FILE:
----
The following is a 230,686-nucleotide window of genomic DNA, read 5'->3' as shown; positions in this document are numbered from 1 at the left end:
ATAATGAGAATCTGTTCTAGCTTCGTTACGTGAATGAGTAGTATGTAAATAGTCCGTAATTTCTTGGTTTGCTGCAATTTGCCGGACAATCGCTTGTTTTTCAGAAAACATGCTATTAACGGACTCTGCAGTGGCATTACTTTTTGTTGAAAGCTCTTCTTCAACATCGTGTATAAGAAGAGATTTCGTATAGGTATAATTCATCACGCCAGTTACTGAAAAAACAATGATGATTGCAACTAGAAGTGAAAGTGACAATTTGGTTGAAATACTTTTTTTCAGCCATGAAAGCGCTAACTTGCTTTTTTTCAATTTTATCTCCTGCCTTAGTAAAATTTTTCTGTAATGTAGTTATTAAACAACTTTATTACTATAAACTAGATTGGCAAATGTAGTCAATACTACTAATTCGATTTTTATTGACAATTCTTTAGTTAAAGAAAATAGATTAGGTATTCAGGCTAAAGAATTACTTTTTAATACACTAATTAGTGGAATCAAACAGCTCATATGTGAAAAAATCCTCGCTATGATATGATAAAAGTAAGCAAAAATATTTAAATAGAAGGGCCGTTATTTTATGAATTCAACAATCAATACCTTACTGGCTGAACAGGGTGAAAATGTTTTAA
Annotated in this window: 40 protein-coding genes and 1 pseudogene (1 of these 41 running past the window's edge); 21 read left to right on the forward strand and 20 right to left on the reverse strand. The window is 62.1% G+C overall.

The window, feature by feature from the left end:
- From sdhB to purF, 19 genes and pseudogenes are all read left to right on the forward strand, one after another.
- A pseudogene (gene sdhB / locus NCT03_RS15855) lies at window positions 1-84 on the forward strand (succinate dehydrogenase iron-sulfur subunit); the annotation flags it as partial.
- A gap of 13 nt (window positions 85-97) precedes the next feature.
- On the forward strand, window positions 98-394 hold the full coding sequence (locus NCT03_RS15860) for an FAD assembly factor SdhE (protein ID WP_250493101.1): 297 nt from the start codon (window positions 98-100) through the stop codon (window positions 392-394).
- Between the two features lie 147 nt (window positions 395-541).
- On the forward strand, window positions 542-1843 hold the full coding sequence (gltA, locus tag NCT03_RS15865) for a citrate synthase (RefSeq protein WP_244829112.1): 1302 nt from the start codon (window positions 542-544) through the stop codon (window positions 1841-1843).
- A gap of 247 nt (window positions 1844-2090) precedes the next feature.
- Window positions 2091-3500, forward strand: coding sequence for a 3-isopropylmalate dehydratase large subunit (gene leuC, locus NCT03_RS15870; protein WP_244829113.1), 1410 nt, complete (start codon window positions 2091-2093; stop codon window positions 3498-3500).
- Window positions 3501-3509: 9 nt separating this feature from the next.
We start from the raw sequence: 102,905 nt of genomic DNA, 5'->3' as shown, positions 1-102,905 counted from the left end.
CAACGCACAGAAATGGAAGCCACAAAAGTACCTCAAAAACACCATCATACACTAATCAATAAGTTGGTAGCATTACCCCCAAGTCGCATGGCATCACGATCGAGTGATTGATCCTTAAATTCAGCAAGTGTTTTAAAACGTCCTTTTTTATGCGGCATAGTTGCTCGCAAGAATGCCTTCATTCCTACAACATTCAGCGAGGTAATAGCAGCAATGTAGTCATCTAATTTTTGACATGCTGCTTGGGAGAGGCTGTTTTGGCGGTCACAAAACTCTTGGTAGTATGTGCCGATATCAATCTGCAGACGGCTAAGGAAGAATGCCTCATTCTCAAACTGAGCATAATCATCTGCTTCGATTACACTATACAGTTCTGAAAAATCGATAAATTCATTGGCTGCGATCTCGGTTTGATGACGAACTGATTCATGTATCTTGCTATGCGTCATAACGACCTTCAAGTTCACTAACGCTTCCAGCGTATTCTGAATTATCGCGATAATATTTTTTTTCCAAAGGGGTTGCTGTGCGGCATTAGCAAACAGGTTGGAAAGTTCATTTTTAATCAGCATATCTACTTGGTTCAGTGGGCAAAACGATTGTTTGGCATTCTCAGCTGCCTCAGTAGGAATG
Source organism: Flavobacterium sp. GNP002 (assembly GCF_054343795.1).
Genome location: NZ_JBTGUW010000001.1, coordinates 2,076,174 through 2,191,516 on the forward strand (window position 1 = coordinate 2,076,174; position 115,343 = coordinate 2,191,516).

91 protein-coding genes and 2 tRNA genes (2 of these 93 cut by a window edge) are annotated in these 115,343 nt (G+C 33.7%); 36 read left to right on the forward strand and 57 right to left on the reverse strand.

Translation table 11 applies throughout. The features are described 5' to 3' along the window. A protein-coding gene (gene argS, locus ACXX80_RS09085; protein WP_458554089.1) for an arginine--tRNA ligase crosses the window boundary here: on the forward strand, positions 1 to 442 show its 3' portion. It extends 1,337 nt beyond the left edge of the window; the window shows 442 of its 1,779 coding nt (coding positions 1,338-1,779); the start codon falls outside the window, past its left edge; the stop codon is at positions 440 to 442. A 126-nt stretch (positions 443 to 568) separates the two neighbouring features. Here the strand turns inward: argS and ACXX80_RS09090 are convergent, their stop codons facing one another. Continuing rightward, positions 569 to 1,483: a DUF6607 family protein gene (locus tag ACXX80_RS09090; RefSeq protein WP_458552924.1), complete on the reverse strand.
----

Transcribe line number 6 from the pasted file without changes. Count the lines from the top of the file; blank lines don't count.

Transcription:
- A pseudogene (gene sdhB / locus NCT03_RS15855) lies at window positions 1-84 on the forward strand (succinate dehydrogenase iron-sulfur subunit); the annotation flags it as partial.